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vCard confusion and RDF insufficiency

From: Garret Wilson <garret@globalmentor.com>
Date: Thu, 26 Jul 2007 08:29:47 -0700
Message-ID: <46A8BDEB.4010402@globalmentor.com>
To: Semantic Web <semantic-web@w3.org>

Just when I thought I had introduced a nice compromise to help get vCard 
RDF wrapped up, and after delivering an updated spec to Harry, all hell 
breaks loose when I point out (just trying to be completely open about 
the pluses and minuses of everything!) that lists have problems with 
literals in RDF+XML. May I point out just a few things:

    * We're using RDF because we think it's a good way to model
      information about the world.
    * Names are very common things in the world, but they are also very,
      very, very simple things. If you think modeling names is hard, try
      modeling the concept of a "contract" in common law countries or
      even in civil law countries. But contracts and the like are things
      that we want to model in RDF. If you can't model a little old name
      in RDF, you're screwed.
    * It's really difficult to model a little old name in RDF.
    * The uproar and confusion over vCard names has to do with a simple
      property of names: name components may be single entities or there
      may be several of them, with order important. This is not a unique
      situation---perhaps it's the rule with real-world data, not the
      exception. But everybody agrees about the real-world data
      here---the problem is with its representation in RDF, and (with
      the most recent discussion) its serialization in XML (i.e. you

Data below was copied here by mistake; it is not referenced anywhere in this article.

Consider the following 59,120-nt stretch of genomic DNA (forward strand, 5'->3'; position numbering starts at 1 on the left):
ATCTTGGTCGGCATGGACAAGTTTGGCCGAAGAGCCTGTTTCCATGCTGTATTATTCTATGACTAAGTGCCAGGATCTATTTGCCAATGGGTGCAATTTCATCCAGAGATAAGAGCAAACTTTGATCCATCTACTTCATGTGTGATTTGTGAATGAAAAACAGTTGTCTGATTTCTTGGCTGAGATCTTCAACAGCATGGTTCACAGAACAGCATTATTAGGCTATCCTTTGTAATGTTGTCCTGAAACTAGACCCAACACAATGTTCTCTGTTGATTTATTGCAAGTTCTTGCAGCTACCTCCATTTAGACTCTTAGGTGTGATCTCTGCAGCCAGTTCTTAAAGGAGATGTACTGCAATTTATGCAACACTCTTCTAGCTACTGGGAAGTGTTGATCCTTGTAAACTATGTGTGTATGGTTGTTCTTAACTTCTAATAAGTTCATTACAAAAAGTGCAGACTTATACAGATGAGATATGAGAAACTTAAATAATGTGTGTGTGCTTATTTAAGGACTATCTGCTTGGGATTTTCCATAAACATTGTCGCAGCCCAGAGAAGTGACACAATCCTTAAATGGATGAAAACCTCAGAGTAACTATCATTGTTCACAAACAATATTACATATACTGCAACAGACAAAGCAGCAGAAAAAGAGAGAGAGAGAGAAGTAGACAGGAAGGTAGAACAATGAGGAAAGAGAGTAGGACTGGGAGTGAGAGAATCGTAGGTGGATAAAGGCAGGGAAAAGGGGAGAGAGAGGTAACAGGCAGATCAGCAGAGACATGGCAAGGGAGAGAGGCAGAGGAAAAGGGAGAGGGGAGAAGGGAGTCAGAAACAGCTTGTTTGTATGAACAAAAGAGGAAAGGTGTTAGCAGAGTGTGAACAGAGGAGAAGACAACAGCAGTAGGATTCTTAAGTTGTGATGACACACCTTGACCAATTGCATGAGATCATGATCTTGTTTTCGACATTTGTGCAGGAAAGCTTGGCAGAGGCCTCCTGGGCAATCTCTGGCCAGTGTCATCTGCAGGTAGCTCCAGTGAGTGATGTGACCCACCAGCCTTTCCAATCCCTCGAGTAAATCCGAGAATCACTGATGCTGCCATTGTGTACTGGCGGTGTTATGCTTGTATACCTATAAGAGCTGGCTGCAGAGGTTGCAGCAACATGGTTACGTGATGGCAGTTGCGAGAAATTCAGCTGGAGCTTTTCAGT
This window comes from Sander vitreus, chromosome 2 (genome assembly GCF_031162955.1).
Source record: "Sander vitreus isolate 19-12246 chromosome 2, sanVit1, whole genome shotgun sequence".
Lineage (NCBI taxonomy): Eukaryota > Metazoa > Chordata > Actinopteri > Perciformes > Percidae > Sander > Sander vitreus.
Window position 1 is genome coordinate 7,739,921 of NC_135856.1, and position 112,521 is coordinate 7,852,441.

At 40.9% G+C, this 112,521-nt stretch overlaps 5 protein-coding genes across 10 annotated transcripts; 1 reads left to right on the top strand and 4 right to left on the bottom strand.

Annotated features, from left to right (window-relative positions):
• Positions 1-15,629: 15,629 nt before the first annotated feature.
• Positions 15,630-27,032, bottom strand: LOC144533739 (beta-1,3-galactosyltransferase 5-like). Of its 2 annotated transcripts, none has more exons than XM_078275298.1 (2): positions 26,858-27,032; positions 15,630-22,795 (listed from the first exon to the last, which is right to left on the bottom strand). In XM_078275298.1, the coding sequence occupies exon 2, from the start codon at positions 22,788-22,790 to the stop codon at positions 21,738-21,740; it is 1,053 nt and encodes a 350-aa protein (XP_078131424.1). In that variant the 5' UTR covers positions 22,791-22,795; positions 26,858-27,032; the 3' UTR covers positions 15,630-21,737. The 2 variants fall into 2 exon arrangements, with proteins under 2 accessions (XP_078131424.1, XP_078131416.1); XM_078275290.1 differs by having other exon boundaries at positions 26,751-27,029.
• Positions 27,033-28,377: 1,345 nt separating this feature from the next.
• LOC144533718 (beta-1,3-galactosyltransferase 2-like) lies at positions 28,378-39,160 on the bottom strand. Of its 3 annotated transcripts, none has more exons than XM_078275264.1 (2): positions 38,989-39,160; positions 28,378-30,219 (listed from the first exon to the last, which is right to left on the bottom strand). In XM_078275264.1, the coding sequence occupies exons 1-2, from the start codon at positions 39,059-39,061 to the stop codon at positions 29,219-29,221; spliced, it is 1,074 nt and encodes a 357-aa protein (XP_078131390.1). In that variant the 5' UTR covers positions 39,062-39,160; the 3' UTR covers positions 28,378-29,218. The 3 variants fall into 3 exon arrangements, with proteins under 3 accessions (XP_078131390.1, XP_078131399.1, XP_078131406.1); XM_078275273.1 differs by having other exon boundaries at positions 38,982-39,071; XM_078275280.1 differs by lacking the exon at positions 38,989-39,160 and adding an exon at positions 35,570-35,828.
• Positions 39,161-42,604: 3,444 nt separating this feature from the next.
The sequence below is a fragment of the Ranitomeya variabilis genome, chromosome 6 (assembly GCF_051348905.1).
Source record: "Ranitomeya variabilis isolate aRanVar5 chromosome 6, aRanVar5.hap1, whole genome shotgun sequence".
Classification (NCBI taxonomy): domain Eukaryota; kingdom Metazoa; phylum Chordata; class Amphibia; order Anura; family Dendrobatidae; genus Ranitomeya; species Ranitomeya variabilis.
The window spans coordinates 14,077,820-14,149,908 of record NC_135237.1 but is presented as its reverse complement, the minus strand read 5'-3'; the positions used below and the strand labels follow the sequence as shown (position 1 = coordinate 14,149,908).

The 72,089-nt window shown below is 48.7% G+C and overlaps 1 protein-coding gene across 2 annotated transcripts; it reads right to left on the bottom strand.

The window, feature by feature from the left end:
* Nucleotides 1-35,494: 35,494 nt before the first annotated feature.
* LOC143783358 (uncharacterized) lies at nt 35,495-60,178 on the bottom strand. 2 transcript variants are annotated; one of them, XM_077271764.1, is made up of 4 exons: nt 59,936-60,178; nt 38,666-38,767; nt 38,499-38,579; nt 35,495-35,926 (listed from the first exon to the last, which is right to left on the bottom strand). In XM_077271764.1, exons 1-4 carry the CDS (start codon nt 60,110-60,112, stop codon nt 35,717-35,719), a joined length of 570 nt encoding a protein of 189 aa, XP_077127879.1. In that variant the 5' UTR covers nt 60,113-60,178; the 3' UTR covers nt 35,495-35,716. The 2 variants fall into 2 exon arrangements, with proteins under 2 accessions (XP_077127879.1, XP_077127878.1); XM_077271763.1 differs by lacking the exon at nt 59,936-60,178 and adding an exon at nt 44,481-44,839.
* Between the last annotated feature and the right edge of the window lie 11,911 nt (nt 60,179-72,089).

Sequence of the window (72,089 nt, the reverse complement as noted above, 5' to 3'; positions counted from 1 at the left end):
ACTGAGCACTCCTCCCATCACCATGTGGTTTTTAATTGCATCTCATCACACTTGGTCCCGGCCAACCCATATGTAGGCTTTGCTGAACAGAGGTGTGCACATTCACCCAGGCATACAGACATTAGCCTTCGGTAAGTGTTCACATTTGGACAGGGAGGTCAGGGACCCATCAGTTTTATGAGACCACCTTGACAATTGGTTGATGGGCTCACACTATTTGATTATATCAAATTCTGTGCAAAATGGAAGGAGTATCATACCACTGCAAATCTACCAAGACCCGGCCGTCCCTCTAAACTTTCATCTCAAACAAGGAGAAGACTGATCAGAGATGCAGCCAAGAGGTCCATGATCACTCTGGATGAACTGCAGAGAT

can't easily represent literals in a list). But take a step back
      and see what we're doing: we're not arguing about the real-world
      data, we're arguing because our modeling language of choice makes
      us jump through all sorts of hoops to model that real-world data.
      The teeny, tiny very, very, very simple real-world data.

The issue here is not just that restricting cardinality of all 
properties will be hard for Garret converting legacy vCard data. It's 
that restricting the cardinality of all properties doesn't model the 
(very, very, very simple) real-world data very well, and the only reason 
we're considering restricting cardinality is that we have to jump 
through all sorts of ridiculous hoops just to model something that can 
either be a single object or a list; or a list of literals. That's an 
inherent problem of the modeling language we're using. Doesn't that 
worry you? It worries me.

This is nothing new. When I was co-chair of the Open eBook Publication 
Structure 2.0 effort circa 2001, I spent untold effort trying to 
convince the group to switch to RDF for representation of its package 
format. Renato Iannella and Patrick Stickler will vouch for me on 
this---one of my last emails to Renato before the whole effort stalled 
was extolling the virtues of using a semantic modeling language such as 
RDF over a syntax-only format such as XML. But even with RDF, there were 
major problems for a packaging language. Take externally declaring 
stylesheets of an XML document, for example. With the resulting XPackage 
format (which made it into the RDF Primer), I finally settled on having 
a single x:style property (see 
http://www.xpackage.org/specification/#x:style ), but the same problem 
crops up: XML documents may have multiple styles, but they may be 
ordered (by priority) as well! So should we make x:style have a range of 
rdf:List? Why not give everything a range of rdf:List?

Consider an ontology for representing test questions such as my MAQRO. A 
particular question may provide a hint. It may provide multiple hints. 
These hints may have an order (the most opaque hints first, for 
example). I broke down and made maqro:hints take a a range of rdf:List 
for exactly the issue we're dealing with (see 
http://www.maqro.org/specification/#maqro:Question ), even though in 
most cases a question may only have one hint and rdf:List is overkill. 
And representing question text as literals? I created an entire class, 
maqro:Dialogue, just to use the rdf:value hack to get literals into a 
list. (see http://www.maqro.org/specification/#maqro:Dialogue ).

The problems were having with single/multiple cardinality and order; and 
representing literals in a list; are nothing new---they are problems 
inherent in RDF. They rear their heads in very, very, simple ontologies. 
And they aren't going away. That worries me greatly.

Garret
Received on Thursday, 26 July 2007 15:30:53 UTC

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